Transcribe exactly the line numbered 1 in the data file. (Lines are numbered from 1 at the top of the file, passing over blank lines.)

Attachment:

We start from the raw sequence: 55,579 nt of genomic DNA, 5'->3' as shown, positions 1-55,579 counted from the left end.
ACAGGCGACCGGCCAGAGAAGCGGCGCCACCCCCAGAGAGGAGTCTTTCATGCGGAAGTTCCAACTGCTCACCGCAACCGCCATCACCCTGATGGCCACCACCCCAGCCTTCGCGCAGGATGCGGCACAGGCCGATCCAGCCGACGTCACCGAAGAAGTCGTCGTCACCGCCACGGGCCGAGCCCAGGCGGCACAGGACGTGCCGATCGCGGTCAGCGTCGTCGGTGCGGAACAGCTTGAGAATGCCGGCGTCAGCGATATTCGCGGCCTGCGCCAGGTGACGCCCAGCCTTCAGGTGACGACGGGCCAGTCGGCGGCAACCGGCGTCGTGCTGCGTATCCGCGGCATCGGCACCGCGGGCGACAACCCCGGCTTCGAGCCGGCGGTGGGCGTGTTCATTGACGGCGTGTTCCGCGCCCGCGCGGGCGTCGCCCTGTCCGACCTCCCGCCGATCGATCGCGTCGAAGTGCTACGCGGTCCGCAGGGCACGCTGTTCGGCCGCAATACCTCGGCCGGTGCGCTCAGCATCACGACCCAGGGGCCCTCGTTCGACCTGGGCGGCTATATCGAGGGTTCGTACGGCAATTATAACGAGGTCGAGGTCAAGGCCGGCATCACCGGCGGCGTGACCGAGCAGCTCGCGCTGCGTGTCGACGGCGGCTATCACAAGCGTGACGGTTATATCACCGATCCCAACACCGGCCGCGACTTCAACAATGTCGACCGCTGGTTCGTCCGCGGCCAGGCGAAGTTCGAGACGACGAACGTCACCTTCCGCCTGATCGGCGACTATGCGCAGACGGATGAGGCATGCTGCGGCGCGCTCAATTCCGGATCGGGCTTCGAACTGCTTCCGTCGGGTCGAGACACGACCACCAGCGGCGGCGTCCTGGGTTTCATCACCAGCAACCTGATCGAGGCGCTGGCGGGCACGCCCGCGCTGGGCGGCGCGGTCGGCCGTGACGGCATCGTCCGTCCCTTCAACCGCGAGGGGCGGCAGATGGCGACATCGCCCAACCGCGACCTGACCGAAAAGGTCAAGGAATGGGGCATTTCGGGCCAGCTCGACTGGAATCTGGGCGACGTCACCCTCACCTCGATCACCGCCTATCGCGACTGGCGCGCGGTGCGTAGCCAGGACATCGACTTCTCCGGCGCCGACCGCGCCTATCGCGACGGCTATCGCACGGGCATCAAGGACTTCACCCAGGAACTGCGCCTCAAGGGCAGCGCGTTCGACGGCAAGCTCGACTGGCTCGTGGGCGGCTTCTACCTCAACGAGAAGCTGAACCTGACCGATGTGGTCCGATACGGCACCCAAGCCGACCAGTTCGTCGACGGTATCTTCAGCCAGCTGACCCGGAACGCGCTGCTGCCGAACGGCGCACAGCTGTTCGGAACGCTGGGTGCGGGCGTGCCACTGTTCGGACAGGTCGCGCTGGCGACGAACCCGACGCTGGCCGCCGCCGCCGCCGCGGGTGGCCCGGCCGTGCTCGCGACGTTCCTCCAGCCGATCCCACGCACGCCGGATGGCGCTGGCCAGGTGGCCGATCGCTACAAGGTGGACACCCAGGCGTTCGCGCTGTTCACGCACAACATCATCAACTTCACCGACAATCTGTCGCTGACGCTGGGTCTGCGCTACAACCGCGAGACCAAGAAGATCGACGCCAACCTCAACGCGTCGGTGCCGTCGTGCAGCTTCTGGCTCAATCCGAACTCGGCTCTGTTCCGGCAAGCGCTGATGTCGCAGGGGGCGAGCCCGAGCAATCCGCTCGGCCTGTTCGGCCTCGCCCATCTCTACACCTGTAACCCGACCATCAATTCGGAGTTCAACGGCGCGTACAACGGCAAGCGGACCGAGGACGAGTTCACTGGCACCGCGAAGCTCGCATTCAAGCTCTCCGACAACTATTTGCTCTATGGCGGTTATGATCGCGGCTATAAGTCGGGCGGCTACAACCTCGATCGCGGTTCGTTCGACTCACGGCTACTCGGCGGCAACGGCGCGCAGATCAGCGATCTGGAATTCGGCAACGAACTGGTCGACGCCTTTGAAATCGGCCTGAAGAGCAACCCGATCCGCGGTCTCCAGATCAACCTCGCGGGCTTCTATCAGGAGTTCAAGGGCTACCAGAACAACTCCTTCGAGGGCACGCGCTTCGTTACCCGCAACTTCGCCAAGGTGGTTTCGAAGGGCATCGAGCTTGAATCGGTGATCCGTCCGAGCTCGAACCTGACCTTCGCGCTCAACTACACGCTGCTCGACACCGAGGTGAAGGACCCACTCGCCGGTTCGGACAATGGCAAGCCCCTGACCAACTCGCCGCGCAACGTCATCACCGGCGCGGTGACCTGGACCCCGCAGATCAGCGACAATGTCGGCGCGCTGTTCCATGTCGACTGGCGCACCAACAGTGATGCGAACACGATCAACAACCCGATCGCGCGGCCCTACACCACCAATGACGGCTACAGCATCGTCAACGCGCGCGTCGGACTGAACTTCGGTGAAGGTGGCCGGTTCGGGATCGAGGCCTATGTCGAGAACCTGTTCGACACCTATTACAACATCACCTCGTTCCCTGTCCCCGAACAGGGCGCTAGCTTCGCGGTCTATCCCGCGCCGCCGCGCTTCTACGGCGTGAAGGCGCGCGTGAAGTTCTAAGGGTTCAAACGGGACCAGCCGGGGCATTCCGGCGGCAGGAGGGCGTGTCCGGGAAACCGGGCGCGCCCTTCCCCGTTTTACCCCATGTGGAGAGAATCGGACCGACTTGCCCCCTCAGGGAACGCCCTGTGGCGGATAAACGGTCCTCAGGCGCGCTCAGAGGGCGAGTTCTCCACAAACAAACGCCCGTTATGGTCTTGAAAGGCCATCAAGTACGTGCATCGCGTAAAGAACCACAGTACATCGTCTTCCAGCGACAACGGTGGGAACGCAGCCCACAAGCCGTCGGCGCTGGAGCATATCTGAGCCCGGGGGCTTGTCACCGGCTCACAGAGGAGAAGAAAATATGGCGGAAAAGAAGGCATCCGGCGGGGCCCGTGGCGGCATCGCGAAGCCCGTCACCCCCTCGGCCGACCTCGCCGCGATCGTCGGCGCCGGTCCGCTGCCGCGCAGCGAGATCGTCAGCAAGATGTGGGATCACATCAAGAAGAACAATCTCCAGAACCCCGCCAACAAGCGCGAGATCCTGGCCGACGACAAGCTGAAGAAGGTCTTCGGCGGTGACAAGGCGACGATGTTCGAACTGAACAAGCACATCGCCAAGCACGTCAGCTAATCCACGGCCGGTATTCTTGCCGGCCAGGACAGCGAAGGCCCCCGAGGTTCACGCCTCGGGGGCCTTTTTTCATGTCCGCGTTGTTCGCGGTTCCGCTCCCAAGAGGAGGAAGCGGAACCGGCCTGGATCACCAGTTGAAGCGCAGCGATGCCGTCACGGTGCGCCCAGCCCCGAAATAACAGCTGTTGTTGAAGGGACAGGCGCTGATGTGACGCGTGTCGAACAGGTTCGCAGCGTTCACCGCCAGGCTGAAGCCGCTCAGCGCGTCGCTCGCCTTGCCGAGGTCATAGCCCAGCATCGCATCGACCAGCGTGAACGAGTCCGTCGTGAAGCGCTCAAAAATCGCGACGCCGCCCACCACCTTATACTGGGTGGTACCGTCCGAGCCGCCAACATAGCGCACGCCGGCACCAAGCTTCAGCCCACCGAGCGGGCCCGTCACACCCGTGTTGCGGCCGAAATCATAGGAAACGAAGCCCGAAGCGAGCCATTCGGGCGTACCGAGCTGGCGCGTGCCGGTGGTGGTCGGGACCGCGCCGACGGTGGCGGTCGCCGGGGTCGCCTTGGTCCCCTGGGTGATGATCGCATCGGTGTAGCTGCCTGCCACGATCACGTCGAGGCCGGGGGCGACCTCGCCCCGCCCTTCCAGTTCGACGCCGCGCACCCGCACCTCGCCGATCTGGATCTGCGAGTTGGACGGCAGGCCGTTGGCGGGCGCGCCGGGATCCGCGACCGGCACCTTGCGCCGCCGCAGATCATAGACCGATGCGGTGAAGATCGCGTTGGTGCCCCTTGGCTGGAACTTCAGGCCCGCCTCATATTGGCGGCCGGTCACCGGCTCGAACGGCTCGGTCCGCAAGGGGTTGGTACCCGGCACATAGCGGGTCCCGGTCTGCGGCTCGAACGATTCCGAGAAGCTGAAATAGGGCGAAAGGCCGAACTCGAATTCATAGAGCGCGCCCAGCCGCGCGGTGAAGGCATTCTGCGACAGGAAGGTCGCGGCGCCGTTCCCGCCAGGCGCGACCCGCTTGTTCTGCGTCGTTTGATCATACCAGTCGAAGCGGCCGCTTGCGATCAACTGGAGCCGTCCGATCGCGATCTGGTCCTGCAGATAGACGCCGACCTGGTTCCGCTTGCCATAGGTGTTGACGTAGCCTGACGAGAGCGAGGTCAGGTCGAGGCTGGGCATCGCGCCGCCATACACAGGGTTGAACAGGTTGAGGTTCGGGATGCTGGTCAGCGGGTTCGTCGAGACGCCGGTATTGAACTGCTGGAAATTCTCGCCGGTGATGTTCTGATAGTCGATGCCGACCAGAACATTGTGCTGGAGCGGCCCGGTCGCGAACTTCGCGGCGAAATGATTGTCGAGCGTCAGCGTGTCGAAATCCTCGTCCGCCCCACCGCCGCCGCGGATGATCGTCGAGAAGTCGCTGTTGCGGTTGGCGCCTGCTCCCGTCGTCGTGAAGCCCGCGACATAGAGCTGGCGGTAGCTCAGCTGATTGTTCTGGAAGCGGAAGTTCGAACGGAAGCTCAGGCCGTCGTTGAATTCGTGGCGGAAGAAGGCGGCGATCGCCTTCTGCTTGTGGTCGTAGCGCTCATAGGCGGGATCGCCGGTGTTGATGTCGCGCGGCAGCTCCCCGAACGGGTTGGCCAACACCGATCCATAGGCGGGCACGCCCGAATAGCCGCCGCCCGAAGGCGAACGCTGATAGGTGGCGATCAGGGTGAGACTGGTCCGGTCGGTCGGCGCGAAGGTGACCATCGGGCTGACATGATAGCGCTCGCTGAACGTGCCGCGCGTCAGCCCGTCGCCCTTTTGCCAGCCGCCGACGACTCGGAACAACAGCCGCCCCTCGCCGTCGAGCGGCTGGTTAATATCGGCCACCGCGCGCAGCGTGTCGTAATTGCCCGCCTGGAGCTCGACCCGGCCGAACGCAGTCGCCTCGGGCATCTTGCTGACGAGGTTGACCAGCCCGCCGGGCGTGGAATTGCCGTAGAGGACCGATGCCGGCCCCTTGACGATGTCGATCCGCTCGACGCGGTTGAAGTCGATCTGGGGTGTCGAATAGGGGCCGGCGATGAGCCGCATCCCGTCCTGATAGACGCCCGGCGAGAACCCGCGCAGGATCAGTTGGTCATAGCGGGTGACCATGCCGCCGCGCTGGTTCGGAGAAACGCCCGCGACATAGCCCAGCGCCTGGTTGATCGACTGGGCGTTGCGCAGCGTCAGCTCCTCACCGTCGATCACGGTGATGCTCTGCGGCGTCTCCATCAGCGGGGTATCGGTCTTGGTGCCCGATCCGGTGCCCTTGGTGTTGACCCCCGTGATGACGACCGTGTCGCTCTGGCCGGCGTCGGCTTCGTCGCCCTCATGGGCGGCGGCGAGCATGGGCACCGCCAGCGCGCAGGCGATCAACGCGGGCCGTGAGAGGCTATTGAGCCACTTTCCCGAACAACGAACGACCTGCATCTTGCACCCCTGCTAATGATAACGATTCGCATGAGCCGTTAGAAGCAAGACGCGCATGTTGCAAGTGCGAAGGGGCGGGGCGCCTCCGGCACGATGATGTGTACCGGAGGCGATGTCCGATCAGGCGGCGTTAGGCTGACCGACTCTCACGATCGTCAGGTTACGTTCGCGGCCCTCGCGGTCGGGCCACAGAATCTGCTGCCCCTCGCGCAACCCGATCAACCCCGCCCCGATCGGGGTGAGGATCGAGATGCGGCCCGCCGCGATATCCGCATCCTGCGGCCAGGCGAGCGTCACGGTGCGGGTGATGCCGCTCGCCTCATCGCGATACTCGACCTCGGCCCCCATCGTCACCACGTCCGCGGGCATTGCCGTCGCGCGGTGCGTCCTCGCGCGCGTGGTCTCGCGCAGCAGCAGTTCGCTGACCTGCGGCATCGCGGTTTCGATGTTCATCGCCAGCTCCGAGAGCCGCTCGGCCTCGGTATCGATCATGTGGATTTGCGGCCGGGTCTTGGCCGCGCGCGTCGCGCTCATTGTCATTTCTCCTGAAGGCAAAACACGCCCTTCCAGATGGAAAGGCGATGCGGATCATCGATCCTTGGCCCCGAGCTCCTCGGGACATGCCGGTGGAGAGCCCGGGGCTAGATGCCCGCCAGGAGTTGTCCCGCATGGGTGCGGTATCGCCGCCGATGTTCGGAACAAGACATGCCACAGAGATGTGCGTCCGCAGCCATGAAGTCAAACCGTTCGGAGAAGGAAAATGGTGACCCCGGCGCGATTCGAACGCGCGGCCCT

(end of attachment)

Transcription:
We start from the raw sequence: 55,579 nt of genomic DNA, 5'->3' as shown, positions 1-55,579 counted from the left end.